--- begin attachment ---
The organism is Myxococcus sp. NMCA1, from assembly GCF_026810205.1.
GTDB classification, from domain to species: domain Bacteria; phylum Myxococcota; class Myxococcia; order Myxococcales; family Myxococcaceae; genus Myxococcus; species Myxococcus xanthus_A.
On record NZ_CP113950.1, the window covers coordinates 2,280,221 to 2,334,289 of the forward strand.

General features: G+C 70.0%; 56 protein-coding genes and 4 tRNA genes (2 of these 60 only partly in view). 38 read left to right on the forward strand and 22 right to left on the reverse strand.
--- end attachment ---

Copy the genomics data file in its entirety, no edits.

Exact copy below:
The organism is Myxococcus sp. NMCA1, from assembly GCF_026810205.1.
GTDB classification, from domain to species: domain Bacteria; phylum Myxococcota; class Myxococcia; order Myxococcales; family Myxococcaceae; genus Myxococcus; species Myxococcus xanthus_A.
On record NZ_CP113950.1, the window covers coordinates 2,280,221 to 2,334,289 of the forward strand.

General features: G+C 70.0%; 56 protein-coding genes and 4 tRNA genes (2 of these 60 only partly in view). 38 read left to right on the forward strand and 22 right to left on the reverse strand.